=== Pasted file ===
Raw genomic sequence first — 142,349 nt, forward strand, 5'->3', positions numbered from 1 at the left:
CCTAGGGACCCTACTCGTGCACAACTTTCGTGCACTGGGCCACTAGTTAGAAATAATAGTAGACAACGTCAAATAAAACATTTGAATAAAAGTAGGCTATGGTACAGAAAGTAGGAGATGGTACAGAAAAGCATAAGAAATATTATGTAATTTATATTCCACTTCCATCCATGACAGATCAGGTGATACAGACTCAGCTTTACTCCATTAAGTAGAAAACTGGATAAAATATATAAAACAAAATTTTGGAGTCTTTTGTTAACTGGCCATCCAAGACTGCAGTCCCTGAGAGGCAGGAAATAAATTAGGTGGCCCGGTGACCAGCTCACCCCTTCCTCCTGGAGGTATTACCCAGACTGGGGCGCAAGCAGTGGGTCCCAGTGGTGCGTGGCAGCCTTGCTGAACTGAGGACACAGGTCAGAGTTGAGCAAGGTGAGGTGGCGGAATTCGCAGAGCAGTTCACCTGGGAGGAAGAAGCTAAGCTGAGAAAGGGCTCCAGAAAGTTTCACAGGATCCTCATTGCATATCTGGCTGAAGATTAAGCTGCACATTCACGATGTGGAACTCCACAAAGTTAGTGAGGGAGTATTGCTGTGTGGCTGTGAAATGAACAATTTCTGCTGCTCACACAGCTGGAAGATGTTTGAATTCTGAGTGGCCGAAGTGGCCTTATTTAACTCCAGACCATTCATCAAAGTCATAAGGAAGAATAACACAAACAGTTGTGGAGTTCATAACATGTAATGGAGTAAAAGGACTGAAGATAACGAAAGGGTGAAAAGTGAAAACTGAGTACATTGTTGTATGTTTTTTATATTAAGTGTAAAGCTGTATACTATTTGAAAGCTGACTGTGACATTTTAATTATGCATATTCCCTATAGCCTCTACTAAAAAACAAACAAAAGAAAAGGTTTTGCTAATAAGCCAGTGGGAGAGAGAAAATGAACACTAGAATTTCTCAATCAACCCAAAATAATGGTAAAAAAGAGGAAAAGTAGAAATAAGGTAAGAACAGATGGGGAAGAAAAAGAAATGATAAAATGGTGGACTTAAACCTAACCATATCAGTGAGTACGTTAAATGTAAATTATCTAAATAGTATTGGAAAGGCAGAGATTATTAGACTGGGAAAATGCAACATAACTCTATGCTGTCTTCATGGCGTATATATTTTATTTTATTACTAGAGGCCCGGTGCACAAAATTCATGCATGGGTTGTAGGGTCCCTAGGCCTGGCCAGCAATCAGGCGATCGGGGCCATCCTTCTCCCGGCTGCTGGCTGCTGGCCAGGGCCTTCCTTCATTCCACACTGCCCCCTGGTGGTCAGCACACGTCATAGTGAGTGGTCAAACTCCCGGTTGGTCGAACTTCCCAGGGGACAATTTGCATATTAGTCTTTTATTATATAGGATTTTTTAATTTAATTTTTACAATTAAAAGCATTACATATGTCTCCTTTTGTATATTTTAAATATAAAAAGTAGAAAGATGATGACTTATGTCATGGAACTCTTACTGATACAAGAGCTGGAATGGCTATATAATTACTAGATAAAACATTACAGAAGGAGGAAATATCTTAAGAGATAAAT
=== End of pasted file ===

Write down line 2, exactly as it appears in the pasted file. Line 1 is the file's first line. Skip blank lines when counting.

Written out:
CCTAGGGACCCTACTCGTGCACAACTTTCGTGCACTGGGCCACTAGTTAGAAATAATAGTAGACAACGTCAAATAAAACATTTGAATAAAAGTAGGCTATGGTACAGAAAGTAGGAGATGGTACAGAAAAGCATAAGAAATATTATGTAATTTATATTCCACTTCCATCCATGACAGATCAGGTGATACAGACTCAGCTTTACTCCATTAAGTAGAAAACTGGATAAAATATATAAAACAAAATTTTGGAGTCTTTTGTTAACTGGCCATCCAAGACTGCAGTCCCTGAGAGGCAGGAAATAAATTAGGTGGCCCGGTGACCAGCTCACCCCTTCCTCCTGGAGGTATTACCCAGACTGGGGCGCAAGCAGTGGGTCCCAGTGGTGCGTGGCAGCCTTGCTGAACTGAGGACACAGGTCAGAGTTGAGCAAGGTGAGGTGGCGGAATTCGCAGAGCAGTTCACCTGGGAGGAAGAAGCTAAGCTGAGAAAGGGCTCCAGAAAGTTTCACAGGATCCTCATTGCATATCTGGCTGAAGATTAAGCTGCACATTCACGATGTGGAACTCCACAAAGTTAGTGAGGGAGTATTGCTGTGTGGCTGTGAAATGAACAATTTCTGCTGCTCACACAGCTGGAAGATGTTTGAATTCTGAGTGGCCGAAGTGGCCTTATTTAACTCCAGACCATTCATCAAAGTCATAAGGAAGAATAACACAAACAGTTGTGGAGTTCATAACATGTAATGGAGTAAAAGGACTGAAGATAACGAAAGGGTGAAAAGTGAAAACTGAGTACATTGTTGTATGTTTTTTATATTAAGTGTAAAGCTGTATACTATTTGAAAGCTGACTGTGACATTTTAATTATGCATATTCCCTATAGCCTCTACTAAAAAACAAACAAAAGAAAAGGTTTTGCTAATAAGCCAGTGGGAGAGAGAAAATGAACACTAGAATTTCTCAATCAACCCAAAATAATGGTAAAAAAGAGGAAAAGTAGAAATAAGGTAAGAACAGATGGGGAAGAAAAAGAAATGATAAAATGGTGGACTTAAACCTAACCATATCAGTGAGTACGTTAAATGTAAATTATCTAAATAGTATTGGAAAGGCAGAGATTATTAGACTGGGAAAATGCAACATAACTCTATGCTGTCTTCATGGCGTATATATTTTATTTTATTACTAGAGGCCCGGTGCACAAAATTCATGCATGGGTTGTAGGGTCCCTAGGCCTGGCCAGCAATCAGGCGATCGGGGCCATCCTTCTCCCGGCTGCTGGCTGCTGGCCAGGGCCTTCCTTCATTCCACACTGCCCCCTGGTGGTCAGCACACGTCATAGTGAGTGGTCAAACTCCCGGTTGGTCGAACTTCCCAGGGGACAATTTGCATATTAGTCTTTTATTATATAGGATTTTTTAATTTAATTTTTACAATTAAAAGCATTACATATGTCTCCTTTTGTATATTTTAAATATAAAAAGTAGAAAGATGATGACTTATGTCATGGAACTCTTACTGATACAAGAGCTGGAATGGCTATATAATTACTAGATAAAACATTACAGAAGGAGGAAATATCTTAAGAGATAAAT